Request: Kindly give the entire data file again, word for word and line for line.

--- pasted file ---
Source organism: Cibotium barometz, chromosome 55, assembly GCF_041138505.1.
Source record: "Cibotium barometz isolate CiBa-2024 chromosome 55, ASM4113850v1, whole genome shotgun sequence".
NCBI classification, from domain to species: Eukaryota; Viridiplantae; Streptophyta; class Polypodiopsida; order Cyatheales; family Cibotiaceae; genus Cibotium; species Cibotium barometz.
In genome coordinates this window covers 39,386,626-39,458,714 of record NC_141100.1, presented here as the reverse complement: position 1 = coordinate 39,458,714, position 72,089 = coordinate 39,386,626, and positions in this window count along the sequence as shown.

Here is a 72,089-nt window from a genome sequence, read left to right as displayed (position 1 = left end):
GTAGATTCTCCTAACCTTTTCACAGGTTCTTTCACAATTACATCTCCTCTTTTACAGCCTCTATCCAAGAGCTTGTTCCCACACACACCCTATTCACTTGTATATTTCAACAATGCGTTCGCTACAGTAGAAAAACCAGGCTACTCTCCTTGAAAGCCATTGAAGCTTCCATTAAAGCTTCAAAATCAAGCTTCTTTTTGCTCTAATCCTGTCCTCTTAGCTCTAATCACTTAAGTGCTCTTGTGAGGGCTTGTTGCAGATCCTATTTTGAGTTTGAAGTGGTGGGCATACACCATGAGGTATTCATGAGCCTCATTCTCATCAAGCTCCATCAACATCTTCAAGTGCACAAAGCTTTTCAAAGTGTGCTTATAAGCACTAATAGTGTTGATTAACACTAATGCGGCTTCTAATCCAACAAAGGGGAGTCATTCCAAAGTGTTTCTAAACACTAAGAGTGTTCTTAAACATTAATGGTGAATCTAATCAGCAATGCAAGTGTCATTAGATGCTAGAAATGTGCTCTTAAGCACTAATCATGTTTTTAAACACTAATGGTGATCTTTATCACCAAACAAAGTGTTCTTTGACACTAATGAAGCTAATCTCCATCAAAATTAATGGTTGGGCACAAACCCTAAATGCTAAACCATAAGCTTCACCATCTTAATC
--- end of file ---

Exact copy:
Source organism: Cibotium barometz, chromosome 55, assembly GCF_041138505.1.
Source record: "Cibotium barometz isolate CiBa-2024 chromosome 55, ASM4113850v1, whole genome shotgun sequence".
NCBI classification, from domain to species: Eukaryota; Viridiplantae; Streptophyta; class Polypodiopsida; order Cyatheales; family Cibotiaceae; genus Cibotium; species Cibotium barometz.
In genome coordinates this window covers 39,386,626-39,458,714 of record NC_141100.1, presented here as the reverse complement: position 1 = coordinate 39,458,714, position 72,089 = coordinate 39,386,626, and positions in this window count along the sequence as shown.

Here is a 72,089-nt window from a genome sequence, read left to right as displayed (position 1 = left end):
GTAGATTCTCCTAACCTTTTCACAGGTTCTTTCACAATTACATCTCCTCTTTTACAGCCTCTATCCAAGAGCTTGTTCCCACACACACCCTATTCACTTGTATATTTCAACAATGCGTTCGCTACAGTAGAAAAACCAGGCTACTCTCCTTGAAAGCCATTGAAGCTTCCATTAAAGCTTCAAAATCAAGCTTCTTTTTGCTCTAATCCTGTCCTCTTAGCTCTAATCACTTAAGTGCTCTTGTGAGGGCTTGTTGCAGATCCTATTTTGAGTTTGAAGTGGTGGGCATACACCATGAGGTATTCATGAGCCTCATTCTCATCAAGCTCCATCAACATCTTCAAGTGCACAAAGCTTTTCAAAGTGTGCTTATAAGCACTAATAGTGTTGATTAACACTAATGCGGCTTCTAATCCAACAAAGGGGAGTCATTCCAAAGTGTTTCTAAACACTAAGAGTGTTCTTAAACATTAATGGTGAATCTAATCAGCAATGCAAGTGTCATTAGATGCTAGAAATGTGCTCTTAAGCACTAATCATGTTTTTAAACACTAATGGTGATCTTTATCACCAAACAAAGTGTTCTTTGACACTAATGAAGCTAATCTCCATCAAAATTAATGGTTGGGCACAAACCCTAAATGCTAAACCATAAGCTTCACCATCTTAATC